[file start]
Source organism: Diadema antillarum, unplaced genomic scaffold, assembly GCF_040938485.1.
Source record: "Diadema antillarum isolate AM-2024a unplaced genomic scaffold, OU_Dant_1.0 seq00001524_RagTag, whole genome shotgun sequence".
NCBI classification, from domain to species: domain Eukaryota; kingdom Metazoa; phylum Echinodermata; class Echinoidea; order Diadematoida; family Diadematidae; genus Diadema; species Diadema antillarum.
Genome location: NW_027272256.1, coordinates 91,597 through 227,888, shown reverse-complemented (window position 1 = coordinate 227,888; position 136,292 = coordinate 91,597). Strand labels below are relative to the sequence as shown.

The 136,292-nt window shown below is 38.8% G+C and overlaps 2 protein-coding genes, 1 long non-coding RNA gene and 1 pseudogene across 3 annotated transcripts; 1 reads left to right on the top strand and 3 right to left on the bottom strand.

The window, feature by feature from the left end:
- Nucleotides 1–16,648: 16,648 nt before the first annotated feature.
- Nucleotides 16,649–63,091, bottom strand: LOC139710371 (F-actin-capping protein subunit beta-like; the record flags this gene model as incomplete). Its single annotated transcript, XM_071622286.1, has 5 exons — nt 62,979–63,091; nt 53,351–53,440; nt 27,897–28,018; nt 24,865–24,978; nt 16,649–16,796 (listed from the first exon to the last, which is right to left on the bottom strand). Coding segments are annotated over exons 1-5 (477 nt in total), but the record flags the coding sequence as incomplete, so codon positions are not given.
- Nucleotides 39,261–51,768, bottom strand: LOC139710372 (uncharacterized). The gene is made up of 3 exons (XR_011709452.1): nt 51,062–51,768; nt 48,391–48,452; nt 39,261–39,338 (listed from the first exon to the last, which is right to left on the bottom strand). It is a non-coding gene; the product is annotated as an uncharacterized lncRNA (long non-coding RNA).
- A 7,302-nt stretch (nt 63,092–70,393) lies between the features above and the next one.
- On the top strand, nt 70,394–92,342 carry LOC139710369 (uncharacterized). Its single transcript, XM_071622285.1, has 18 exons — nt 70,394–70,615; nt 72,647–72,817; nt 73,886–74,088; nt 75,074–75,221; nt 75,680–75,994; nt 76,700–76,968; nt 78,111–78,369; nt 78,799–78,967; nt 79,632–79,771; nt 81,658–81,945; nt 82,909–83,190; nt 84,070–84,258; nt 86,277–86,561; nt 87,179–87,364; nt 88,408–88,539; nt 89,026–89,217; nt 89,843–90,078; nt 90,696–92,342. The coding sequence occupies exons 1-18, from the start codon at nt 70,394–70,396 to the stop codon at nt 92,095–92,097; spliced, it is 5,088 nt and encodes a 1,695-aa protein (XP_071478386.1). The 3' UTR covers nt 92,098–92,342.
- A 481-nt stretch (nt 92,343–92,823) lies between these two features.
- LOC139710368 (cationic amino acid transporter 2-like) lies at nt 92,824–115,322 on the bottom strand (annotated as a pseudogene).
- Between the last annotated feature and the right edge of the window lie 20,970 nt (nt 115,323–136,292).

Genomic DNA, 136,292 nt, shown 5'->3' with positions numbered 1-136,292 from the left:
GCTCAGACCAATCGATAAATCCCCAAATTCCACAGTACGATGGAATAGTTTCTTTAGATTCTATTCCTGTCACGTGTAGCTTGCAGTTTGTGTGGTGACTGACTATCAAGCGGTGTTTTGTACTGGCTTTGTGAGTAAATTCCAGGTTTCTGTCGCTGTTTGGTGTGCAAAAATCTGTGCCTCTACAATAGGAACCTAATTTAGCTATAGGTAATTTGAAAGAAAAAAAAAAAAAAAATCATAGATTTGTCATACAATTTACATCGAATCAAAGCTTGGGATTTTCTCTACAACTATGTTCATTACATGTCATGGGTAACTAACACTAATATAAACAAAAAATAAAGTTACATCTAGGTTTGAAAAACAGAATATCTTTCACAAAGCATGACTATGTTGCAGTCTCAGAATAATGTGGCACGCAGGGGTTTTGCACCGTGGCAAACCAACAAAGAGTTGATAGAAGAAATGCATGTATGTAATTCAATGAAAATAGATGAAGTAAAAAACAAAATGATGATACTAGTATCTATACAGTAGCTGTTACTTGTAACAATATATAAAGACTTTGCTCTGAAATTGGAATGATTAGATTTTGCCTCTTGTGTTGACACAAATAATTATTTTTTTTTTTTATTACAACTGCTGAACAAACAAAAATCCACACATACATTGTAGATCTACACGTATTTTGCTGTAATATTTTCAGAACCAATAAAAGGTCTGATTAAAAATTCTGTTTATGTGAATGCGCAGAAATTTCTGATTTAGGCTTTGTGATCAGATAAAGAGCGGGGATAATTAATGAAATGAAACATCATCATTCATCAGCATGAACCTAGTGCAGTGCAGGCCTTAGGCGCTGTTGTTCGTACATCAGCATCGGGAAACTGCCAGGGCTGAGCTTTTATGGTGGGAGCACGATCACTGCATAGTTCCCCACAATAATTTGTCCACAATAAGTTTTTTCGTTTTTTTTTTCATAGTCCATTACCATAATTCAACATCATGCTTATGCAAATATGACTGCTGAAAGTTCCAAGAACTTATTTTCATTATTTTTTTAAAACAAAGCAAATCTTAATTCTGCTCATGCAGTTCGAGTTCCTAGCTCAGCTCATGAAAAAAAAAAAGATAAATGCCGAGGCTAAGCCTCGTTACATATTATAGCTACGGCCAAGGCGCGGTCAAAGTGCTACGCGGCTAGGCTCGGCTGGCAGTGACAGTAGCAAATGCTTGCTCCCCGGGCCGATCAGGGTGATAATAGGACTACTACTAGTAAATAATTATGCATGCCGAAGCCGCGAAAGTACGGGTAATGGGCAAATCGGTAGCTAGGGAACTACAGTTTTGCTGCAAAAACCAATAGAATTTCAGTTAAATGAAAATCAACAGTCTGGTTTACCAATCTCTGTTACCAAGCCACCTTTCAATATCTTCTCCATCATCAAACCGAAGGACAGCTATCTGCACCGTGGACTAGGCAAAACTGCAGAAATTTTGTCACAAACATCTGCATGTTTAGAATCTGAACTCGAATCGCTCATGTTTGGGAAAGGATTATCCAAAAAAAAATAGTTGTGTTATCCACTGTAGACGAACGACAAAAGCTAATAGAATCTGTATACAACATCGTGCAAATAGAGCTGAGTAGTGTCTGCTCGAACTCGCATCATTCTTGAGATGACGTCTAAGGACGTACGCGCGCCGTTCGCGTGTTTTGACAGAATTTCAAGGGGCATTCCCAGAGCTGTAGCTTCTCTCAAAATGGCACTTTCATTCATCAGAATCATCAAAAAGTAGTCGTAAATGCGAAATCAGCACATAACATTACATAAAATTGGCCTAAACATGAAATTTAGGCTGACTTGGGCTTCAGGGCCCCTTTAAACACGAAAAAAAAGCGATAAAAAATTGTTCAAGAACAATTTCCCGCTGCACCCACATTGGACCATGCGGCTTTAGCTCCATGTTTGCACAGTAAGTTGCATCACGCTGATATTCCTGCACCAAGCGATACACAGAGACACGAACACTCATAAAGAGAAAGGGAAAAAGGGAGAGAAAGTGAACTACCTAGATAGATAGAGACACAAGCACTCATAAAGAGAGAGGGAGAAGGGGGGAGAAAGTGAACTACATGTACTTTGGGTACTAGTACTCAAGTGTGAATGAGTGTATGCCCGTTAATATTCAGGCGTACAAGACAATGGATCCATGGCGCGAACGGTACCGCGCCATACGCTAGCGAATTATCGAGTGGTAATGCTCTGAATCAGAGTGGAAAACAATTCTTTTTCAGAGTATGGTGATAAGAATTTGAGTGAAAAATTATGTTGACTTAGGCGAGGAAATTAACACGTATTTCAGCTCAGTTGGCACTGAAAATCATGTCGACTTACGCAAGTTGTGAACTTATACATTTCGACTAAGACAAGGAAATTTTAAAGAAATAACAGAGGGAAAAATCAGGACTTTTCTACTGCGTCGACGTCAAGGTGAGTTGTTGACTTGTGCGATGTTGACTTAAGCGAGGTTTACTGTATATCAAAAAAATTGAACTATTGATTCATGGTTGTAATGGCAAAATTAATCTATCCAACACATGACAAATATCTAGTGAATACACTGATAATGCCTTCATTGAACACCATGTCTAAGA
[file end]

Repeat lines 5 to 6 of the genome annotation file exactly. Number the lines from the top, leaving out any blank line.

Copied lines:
The 136,292-nt window shown below is 38.8% G+C and overlaps 2 protein-coding genes, 1 long non-coding RNA gene and 1 pseudogene across 3 annotated transcripts; 1 reads left to right on the top strand and 3 right to left on the bottom strand.

The window, feature by feature from the left end: